As with any good team, the Tigers got strong performances up and down their lineup in 2006. That included strong play from their bench. There were seven other players who earned over 50 plate appearances for the Tigers in 2006.
Wilson was the backup catcher to All-Star Ivan Rodriguez in 2006. He spent the majority of his career with the Mets before playing 2005 and 2006 with the Tigers. He is currently the bullpen coach for the Kansas City Royals.
The Tigers acquired three time All-Star Sean Casey at the 2006 trade deadline. He replaced Chris Shelton in the lineup and was the starting first baseman during the playoff run, even hitting two home runs against the Cardinals. Casey hit .302 over his 12 year career, spent mostly in Cincinnati. He is currently an MLB Network Analyst, a position he has held since 2014.
Infante hit .277 with four home runs in 224 at-bats with the Tigers in 2006. He played second base, shortstop, third base and center field, while also spending some time at DH. Named one of Detroit’s 10 greatest second baseman of all-time, Infante played through 2016 in the major leagues. He spent all of 2017 at Triple-A Toledo, hitting .282. It is unclear if he is planning to play again in 2018.
Santiago spent 10 seasons in Detroit, serving almost exclusively as a utility infielder. 2006 was his first season back in Detroit after spending two years in Seattle. He hit .225 in just 80 at-bats as Infante handled the primary utility duties. Santiago played with Detroit through the 2013 season, eventually retiring in 2015. He was recently named the Tigers new first base coach, replacing Omar Vizquel.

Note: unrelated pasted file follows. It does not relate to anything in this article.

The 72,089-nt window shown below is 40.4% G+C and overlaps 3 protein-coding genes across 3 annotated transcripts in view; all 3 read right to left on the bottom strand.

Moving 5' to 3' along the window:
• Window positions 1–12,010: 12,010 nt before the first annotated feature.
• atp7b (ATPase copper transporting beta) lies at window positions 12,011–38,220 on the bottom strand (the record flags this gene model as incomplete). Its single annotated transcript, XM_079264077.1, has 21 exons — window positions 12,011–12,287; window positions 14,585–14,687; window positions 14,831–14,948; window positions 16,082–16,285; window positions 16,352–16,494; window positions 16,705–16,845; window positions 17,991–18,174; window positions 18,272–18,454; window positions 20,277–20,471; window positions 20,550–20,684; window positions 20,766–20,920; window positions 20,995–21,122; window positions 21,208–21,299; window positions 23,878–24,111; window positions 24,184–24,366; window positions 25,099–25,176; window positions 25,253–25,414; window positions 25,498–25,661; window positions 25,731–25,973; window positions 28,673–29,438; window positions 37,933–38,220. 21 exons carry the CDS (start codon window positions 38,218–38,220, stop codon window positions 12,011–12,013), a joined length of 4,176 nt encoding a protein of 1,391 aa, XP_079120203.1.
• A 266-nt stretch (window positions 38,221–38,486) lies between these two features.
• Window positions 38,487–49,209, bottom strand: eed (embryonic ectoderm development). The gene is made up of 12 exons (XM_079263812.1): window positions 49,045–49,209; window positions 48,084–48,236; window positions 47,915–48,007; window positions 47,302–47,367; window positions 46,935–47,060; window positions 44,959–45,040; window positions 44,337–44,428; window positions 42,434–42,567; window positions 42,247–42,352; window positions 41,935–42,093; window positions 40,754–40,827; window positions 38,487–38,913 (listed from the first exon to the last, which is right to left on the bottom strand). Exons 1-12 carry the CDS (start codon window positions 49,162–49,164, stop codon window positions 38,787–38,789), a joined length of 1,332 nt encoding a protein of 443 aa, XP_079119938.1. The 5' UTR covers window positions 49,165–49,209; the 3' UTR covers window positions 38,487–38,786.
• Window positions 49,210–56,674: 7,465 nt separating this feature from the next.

The Tigers had a lot of utility infielders on their roster in 2006. Perez came over on August 20 of 2006 from the Cubs. He started 14 games at second base in place of an injured Placido Polanco, hitting just .200. He spent 2007 in a bench role with the Tigers before a series of suspensions for amphetamines ended his career. Perez was named to the Caribbean baseball Hall of Fame in 2012, but has not been in the news much since then.
Gomez spent parts of four seasons in the major leagues, split between the Royals and the Tigers. He hit .272 in 103 at-bats for the Tigers in 2006, serving as their fifth outfielder. Gomez was the co-hitting coach of the minor league Orem Owlz in 2015, but does not appear to hold the position currently.
Young hit .250 with seven home runs as Detroit’s DH (along with Marcus Thames) in 2006. He battled serious alcohol abuse during the season, and was eventually cut just before the playoffs by the Tigers. Young was an avid baseball card collector, and in 2012 he auctioned off part of his collection for $2.4 million dollars. He used the money to start the Dmitri D. Young foundation, a foundation dedicated to helping underprivileged kids in California.
Now that we have covered the offense, let’s take a look at Detroit’s 2006 rotation and where they are now.